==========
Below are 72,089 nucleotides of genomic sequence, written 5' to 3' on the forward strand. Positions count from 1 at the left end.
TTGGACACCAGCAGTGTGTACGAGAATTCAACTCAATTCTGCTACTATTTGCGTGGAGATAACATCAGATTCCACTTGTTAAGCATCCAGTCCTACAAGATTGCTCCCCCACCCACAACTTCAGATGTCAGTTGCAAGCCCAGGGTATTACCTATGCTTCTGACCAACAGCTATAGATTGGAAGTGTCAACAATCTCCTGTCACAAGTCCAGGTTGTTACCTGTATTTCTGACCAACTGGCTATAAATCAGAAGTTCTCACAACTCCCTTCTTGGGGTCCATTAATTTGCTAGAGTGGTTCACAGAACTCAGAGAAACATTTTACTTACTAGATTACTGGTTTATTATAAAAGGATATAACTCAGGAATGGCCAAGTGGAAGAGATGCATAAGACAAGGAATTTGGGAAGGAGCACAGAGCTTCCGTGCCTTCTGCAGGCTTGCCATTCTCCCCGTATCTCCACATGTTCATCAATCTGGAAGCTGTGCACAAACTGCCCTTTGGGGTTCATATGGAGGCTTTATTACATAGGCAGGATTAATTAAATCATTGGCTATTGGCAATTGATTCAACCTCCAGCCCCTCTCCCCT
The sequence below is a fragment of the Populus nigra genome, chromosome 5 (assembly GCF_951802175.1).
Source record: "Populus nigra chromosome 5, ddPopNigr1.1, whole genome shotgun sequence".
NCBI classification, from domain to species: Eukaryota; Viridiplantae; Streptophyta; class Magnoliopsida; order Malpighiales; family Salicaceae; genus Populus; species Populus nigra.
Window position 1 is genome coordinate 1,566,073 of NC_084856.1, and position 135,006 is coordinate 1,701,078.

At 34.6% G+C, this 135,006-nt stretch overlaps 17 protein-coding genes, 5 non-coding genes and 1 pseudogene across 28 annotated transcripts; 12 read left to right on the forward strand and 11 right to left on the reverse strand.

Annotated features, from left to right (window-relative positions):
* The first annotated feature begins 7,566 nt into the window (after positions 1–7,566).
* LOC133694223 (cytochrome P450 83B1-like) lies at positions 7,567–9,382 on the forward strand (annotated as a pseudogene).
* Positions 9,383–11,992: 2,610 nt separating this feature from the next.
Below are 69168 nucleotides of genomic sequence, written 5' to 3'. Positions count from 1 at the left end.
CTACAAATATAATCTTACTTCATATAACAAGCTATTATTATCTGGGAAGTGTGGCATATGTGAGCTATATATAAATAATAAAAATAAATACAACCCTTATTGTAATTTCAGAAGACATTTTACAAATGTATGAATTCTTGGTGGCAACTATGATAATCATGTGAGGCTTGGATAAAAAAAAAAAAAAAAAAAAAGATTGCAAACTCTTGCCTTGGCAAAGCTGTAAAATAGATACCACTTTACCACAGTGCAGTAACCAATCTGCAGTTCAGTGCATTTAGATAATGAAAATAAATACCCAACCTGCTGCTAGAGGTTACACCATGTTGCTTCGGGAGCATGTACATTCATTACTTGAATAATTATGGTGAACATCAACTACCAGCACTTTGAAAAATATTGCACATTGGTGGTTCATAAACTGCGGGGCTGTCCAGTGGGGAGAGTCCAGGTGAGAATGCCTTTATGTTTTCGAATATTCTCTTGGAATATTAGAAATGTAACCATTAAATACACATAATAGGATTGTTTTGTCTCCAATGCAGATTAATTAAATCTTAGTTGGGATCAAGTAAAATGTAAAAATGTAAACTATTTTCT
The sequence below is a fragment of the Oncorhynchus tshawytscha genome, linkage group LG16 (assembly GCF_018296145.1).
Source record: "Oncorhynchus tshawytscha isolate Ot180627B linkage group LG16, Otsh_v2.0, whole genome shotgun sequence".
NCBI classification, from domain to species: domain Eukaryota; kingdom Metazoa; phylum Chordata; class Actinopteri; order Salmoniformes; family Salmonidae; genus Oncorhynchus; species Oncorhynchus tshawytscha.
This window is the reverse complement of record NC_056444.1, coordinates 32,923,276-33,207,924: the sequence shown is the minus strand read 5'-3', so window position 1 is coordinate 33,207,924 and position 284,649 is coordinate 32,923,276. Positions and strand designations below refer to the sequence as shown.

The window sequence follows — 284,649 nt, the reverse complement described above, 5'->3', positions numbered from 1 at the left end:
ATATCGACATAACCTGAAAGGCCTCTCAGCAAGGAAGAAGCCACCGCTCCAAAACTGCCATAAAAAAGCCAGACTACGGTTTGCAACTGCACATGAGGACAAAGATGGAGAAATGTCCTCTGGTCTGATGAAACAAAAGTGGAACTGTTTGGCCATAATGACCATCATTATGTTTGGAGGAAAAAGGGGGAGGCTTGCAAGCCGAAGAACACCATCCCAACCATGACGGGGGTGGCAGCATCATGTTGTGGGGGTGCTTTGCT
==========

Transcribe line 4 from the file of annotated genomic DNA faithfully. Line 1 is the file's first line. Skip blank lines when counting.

Source record: "Populus nigra chromosome 5, ddPopNigr1.1, whole genome shotgun sequence".